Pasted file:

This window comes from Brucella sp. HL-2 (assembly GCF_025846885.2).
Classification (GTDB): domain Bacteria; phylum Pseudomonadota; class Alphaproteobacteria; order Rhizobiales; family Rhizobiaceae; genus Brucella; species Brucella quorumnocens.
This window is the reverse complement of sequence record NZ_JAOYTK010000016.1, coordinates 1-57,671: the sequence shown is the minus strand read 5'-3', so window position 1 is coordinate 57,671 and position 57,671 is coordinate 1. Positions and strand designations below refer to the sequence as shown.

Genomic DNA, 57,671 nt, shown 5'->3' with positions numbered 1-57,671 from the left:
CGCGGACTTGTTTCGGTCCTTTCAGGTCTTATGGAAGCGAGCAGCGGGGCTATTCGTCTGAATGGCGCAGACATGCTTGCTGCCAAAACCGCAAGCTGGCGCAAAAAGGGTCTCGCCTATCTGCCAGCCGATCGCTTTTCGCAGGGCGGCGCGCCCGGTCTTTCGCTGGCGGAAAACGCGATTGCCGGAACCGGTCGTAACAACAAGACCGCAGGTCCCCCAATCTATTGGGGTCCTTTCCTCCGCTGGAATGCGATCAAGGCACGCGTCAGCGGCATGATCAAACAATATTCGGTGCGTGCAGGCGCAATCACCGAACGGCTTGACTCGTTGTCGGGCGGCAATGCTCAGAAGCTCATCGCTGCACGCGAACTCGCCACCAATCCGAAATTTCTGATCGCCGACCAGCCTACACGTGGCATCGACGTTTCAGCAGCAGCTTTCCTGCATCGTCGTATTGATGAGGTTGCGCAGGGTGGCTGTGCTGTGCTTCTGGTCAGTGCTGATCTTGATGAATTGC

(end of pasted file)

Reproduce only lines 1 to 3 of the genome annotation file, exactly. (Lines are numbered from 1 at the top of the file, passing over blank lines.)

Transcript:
This window comes from Brucella sp. HL-2 (assembly GCF_025846885.2).
Classification (GTDB): domain Bacteria; phylum Pseudomonadota; class Alphaproteobacteria; order Rhizobiales; family Rhizobiaceae; genus Brucella; species Brucella quorumnocens.
This window is the reverse complement of sequence record NZ_JAOYTK010000016.1, coordinates 1-57,671: the sequence shown is the minus strand read 5'-3', so window position 1 is coordinate 57,671 and position 57,671 is coordinate 1. Positions and strand designations below refer to the sequence as shown.